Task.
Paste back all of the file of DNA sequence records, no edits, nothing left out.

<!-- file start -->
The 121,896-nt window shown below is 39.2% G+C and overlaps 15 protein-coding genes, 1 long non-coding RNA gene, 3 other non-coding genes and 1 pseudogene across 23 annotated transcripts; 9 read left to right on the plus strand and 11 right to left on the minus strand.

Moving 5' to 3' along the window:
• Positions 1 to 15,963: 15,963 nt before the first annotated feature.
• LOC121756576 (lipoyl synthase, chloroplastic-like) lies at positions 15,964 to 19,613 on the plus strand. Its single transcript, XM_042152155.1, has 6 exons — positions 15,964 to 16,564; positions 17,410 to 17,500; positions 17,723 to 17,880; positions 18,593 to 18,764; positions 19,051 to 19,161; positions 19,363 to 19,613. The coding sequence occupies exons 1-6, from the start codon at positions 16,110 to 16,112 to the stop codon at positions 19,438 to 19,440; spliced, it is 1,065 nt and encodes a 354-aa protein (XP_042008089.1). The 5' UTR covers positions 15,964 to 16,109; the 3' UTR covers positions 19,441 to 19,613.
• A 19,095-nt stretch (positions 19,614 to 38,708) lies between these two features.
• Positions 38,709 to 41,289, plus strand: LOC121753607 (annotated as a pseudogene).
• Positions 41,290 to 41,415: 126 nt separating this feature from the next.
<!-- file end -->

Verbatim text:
The 121,896-nt window shown below is 39.2% G+C and overlaps 15 protein-coding genes, 1 long non-coding RNA gene, 3 other non-coding genes and 1 pseudogene across 23 annotated transcripts; 9 read left to right on the plus strand and 11 right to left on the minus strand.

Moving 5' to 3' along the window:
• Positions 1 to 15,963: 15,963 nt before the first annotated feature.
• LOC121756576 (lipoyl synthase, chloroplastic-like) lies at positions 15,964 to 19,613 on the plus strand. Its single transcript, XM_042152155.1, has 6 exons — positions 15,964 to 16,564; positions 17,410 to 17,500; positions 17,723 to 17,880; positions 18,593 to 18,764; positions 19,051 to 19,161; positions 19,363 to 19,613. The coding sequence occupies exons 1-6, from the start codon at positions 16,110 to 16,112 to the stop codon at positions 19,438 to 19,440; spliced, it is 1,065 nt and encodes a 354-aa protein (XP_042008089.1). The 5' UTR covers positions 15,964 to 16,109; the 3' UTR covers positions 19,441 to 19,613.
• A 19,095-nt stretch (positions 19,614 to 38,708) lies between these two features.
• Positions 38,709 to 41,289, plus strand: LOC121753607 (annotated as a pseudogene).
• Positions 41,290 to 41,415: 126 nt separating this feature from the next.